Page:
It was a close call in Texas last year, one that should cause other states to wake up to what Isaac calls a “cult-like fascination with decarbonized electricity.”

“We were nearly four minutes away from a complete grid collapse because renewable energy was not producing any electricity,” says Isaac. “That would have been completely devastating to Texas. We would still be rebuilding today. Millions of people would have fled the state because of this, and just thousands of people would have died.”

“ERCOT (Electric Reliability Council of Texas) made some terrible decisions,” says Burnett. “After the power outage, they wanted to get the lights on immediately, so they said, ‘natural gas plants, you have to ramp up,’ but then they cut off power to switching stations for natural gas and for storage for natural gas, so there was no power heating the pipelines or the switches and the plants were using gas at an enormous rate, and those pipelines and switches froze.”

“That would not have happened with a coal plant because coal typically has six months of capacity sitting around in a stockpile,” says Burnett. “They’re not going to run out if the switching stations freeze, but those coal plants had closed, so there were multiple errors.”

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DelVal Dems Back Biden Bill That Adds to Debt, Gives Benefits to Undocumented Immigrants

U.S. Rep. Madeleine Dean says the ‘Build Back Better’ spending plan she voted for Friday is “paid-for legislation [that] will reduce the deficit, ease inflation, and transform the lives of millions of Pennsylvanians.”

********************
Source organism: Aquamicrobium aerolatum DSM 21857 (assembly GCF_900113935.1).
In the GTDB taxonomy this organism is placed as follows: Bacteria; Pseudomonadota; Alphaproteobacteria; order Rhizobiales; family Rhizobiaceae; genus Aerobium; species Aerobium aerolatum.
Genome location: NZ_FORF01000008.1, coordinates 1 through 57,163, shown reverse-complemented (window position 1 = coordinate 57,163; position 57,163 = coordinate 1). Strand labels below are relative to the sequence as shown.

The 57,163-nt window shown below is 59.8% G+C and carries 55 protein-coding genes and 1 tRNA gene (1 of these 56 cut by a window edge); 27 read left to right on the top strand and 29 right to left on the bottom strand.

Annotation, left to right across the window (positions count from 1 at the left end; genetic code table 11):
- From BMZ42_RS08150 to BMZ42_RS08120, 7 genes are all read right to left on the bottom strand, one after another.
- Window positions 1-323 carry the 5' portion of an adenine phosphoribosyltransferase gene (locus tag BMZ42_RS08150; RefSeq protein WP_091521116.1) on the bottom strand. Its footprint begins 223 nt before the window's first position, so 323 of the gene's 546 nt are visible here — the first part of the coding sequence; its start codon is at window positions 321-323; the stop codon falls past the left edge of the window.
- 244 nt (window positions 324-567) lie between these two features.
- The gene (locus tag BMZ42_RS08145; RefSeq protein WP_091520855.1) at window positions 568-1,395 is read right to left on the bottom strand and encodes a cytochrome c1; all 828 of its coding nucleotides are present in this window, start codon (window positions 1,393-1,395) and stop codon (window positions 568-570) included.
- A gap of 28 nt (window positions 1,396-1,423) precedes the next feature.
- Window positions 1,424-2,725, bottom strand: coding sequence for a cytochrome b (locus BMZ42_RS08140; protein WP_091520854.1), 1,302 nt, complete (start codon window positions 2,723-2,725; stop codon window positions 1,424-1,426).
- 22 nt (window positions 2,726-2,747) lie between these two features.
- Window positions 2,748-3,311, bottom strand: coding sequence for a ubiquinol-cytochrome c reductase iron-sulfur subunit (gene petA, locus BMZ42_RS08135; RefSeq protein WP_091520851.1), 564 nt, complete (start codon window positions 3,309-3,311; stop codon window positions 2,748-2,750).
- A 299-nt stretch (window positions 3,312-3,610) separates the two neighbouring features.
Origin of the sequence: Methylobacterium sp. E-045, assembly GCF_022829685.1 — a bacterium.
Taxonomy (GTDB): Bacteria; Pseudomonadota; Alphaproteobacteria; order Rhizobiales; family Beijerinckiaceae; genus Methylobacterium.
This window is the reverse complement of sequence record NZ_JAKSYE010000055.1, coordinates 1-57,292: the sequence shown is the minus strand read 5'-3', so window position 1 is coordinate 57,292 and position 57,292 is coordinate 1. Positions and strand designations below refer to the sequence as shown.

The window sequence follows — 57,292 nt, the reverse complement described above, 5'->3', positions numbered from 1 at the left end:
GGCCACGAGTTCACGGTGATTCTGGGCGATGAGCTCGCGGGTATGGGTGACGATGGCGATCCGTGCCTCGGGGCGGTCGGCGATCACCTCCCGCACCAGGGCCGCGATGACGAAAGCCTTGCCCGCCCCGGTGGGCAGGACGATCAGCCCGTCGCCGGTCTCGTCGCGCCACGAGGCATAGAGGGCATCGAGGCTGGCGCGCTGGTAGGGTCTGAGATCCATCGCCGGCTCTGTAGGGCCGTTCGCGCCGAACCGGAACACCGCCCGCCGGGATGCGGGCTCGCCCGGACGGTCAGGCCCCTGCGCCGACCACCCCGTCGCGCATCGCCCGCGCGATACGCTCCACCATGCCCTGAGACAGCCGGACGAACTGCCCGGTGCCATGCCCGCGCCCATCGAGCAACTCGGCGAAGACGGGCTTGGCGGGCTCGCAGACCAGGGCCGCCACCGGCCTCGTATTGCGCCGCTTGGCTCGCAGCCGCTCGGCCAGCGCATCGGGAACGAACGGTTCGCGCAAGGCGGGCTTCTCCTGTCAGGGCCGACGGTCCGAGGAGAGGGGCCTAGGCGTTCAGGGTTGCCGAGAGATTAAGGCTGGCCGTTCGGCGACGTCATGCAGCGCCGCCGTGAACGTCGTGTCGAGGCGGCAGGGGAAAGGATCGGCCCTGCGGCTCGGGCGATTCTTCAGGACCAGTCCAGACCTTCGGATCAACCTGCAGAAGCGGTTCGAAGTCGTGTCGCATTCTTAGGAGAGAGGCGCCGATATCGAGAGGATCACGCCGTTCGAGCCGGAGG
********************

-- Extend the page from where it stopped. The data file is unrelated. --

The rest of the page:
U.S. Rep. Chrissy Houlahan says the bill “is fiscally disciplined” and claims a Congressional Budget Office analysis found it will reduce the deficit.

But nearly every economic review of the legislation, including the CBO analysis they both claim to rely on, says the bill will add billions in new debt. And the nonpartisan Committee for a Responsible Federal Budget (CRFB) projects the actual cost of the bill is closer to $5 trillion.

That is just one aspect of the budget reconciliation bill passed on a straight partisan vote (Maine’s Rep. Jared Golden was the only Democratic “no” vote) that has received little attention from the media. Democrats say the Child Tax Credit monthly checks, increased healthcare subsidies, and taxpayer-funded pre-K for all will be popular with voters. And they may be right. But there are other details almost certain to appear in campaign ads next year:


Democrats in the Delaware Valley’s congressional delegation touted their votes when the House bill passed last week, even as the Congressional Budget Office released a report indicating the $1.75 trillion social spending bill could increase the deficit between $160 and $360 billion over ten years, despite Biden administration promises the spending will be covered by increased taxes.